All my life I have read about Jesus being led into the wilderness after his baptism, where he fasted for 40 days. I was always amazed by that. 40 days is a long time, y’all. Once upon a time a 40 day deluge covered the entire world with water. That’s why we have shrimp hatching in those little pools on top of Stone Mountain. But that’s another story for another day.
Now I don’t know if Jesus went completely off food during that time or just cut back. I used to think fasting meant that you couldn’t have anything. Now I realize there are different degrees. But knowing Jesus like I do, I’m pretty sure he went pretty close to whole hog. Except he probably didn’t eat pork, anyway, so that might have been a poor choice of expressions. Speaking of which, I am sure glad Simon Peter had that dream where the tablecloth came down with all the good barbecue on it.
But anyway, the Bible tells us that after 40 days of fasting, Jesus was hungry. No kidding! (A lot of Porterdale people I know would have used an expression that involves a guy named Sherlock, but I am cultured these days.)
Well I told you all of that to tell you this. (I really miss Barbara Knowles at the paper. She always liked it when I said that.)
I set out 40 days ago on a fast of my own. I wasn’t going to give up eating entirely, but I was giving up all red meat, all added sugar — including drinks — all gluten, which means all bread and wheat products, and all dairy products. In other words, if it tasted good, I couldn’t have it. I’m pretty sure I told you about this project when I started out.
I’ve not had a sip of Coca-Cola over the past three fortnights, nor a single glass of sweet iced tea — the Champaign of the South, as my dearly departed friend, Louis Van Dyke always called it. Having not had a sip of sweet tea means that I have not darkened the door of Henderson’s Restaurant for 40 days, which is the longest I have stayed away from that establishment since 1967. Do you understand how serious this has been?
No red meat. None. And I am a meat eater.
No cake. No white bread. No rolls. None of Ms. Sharon’s buttermilk pie. No ice cream. No hamburgers or hot dogs or junk food of any kind. I hope Ronald McDonald has missed me as much as I have missed him.
And understand, I go to a lot of places where food is very prevalent. During the 40 days that we are discussing here I have attended 23 banquets and had enough baked chicken, baked fish and tossed salad with vinegar to last me the rest of my life.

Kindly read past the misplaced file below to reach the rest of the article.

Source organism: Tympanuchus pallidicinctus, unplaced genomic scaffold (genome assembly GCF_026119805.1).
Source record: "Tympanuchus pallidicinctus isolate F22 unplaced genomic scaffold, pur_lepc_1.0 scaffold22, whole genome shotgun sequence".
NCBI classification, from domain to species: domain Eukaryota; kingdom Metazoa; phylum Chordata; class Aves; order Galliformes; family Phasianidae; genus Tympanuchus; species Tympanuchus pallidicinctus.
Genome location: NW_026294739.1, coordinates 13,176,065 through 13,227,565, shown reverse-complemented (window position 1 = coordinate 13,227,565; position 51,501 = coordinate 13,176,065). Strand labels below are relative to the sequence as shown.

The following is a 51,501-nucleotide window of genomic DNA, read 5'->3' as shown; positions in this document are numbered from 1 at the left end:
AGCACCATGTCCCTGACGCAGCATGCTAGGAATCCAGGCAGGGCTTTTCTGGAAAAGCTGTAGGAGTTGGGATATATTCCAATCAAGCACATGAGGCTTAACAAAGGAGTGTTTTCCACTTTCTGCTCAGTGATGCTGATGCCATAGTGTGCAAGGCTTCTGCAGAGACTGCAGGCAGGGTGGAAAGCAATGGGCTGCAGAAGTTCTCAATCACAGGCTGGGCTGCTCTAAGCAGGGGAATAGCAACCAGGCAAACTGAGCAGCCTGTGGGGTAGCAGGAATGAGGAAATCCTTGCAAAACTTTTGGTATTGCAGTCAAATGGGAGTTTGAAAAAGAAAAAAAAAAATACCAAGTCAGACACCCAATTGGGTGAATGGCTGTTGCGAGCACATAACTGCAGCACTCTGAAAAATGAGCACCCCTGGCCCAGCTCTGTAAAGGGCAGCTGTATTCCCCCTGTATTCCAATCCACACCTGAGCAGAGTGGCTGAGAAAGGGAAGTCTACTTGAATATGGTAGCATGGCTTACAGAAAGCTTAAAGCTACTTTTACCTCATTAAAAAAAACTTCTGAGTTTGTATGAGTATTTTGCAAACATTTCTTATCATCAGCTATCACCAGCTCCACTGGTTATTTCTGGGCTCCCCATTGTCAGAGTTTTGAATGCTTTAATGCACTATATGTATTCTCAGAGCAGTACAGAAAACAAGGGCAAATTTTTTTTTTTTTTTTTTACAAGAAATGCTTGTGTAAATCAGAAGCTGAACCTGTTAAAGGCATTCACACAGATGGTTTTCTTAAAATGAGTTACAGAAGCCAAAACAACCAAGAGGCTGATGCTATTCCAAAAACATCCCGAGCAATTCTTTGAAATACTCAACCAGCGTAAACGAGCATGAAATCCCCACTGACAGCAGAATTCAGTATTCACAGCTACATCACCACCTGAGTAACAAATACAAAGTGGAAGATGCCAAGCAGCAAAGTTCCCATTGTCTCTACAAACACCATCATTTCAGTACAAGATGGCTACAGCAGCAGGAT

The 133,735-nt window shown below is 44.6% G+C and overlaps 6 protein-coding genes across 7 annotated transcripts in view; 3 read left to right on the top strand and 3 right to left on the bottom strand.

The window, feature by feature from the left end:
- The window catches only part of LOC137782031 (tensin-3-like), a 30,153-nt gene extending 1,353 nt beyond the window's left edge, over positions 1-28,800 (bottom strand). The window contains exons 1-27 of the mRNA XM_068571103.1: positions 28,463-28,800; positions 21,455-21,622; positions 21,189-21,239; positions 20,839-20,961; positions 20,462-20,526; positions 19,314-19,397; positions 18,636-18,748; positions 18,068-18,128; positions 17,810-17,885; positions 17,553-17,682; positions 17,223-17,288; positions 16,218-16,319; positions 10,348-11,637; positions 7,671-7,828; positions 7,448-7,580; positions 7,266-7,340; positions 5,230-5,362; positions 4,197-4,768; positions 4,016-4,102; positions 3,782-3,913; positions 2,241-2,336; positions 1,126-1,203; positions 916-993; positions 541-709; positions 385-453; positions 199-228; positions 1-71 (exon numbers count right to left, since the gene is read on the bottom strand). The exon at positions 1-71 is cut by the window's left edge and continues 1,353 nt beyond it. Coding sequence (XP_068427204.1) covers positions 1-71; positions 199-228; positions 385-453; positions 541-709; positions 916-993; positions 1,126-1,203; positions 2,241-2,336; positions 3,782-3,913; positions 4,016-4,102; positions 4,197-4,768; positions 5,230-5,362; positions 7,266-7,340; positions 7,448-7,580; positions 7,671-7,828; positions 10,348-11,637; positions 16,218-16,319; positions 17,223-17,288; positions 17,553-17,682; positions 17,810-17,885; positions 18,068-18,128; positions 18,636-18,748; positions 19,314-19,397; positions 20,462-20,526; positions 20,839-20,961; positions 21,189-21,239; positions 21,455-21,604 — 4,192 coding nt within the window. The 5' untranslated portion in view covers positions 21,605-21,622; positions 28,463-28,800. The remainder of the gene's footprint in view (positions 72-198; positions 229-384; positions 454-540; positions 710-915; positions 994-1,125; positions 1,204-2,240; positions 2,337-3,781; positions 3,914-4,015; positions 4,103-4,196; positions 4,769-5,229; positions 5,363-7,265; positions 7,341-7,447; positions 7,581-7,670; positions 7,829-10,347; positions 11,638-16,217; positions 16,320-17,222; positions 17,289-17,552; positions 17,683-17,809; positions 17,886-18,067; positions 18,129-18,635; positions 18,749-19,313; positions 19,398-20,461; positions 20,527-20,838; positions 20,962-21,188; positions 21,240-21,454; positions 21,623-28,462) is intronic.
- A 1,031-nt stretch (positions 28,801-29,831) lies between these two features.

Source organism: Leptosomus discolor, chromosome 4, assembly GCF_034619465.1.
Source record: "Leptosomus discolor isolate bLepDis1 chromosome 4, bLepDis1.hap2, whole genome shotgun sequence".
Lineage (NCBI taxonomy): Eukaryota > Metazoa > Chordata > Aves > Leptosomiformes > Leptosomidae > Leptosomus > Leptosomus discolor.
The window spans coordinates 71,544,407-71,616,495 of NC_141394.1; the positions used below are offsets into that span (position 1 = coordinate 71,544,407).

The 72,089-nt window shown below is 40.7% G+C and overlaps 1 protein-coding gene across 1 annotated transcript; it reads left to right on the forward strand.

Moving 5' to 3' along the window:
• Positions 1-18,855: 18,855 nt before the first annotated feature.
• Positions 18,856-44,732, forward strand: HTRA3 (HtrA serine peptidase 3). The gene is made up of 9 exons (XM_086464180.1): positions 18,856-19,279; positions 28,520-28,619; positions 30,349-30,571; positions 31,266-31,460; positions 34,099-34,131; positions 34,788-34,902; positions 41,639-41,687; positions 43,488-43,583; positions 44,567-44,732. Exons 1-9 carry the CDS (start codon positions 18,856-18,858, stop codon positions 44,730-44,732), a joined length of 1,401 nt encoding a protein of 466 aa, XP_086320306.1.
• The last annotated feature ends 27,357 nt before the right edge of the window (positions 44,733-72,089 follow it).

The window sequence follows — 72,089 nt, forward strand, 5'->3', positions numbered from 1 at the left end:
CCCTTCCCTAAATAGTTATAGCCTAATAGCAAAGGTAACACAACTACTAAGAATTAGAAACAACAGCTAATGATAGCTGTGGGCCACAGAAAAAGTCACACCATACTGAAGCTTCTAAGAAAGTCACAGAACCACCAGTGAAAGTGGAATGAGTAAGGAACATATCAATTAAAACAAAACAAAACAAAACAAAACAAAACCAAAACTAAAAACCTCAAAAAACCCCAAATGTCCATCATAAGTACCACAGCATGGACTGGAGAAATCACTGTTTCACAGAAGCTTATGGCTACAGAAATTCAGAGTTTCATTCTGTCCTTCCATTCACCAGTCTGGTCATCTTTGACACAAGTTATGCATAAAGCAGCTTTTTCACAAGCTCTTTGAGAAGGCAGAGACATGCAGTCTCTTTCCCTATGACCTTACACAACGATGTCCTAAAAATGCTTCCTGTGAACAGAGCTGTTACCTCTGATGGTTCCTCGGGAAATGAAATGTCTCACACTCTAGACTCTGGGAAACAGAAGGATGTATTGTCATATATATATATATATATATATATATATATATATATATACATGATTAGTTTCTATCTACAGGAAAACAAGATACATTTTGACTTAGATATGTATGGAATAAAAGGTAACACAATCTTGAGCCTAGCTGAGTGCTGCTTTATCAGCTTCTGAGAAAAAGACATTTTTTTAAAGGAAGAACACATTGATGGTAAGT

I almost broke at Gum Creek Presbyterian Church on Wednesday. They had a covered dish dinner and they did it old school. We are talking everything homemade. I have rarely seen a tastier looking array of food. Somebody brought homemade sweet potato biscuits wrapped around country ham. I almost cried when I had to pass it up. Someone else brought chicken and dumplings that could have come from my mama’s kitchen. There was a beautiful strawberry trifle and homemade cakes and a coconut pie that I could have devoured before you could say “don’t do it.”
But I was good. I was determined. I held out. And I made the 40 days.
“So,” might want to ask, “how did that work out for me?”
Well, I have lost 26 pounds. I have gone from 226 to a svelte 200, and now I am merely grossly overweight instead of obese, according to my Body Mass Index. My measurements have gone from 51-46-45 — yes, those were my measurements and not those of the Goodyear blimp — to 44-39-40. I still have a ways to go, but at least I am on the right road.
More importantly, to quote Billy Crystal, “I feel marvelous.” I really do. The joint pain that has been, at times, almost debilitating, is now nonexistent. Halleluiah.
So I have finished my fast, just in time for Lent. I had intended, at the outset, to give up healthy eating for Lent this year, but very few things taste as good as skinny is beginning to feel, so I won’t be so drastic as I have been, but I honestly don’t think I will ever return to the gluttonous habits of my past.
Having said that, I am certain there is a fried catfish in my immediate future.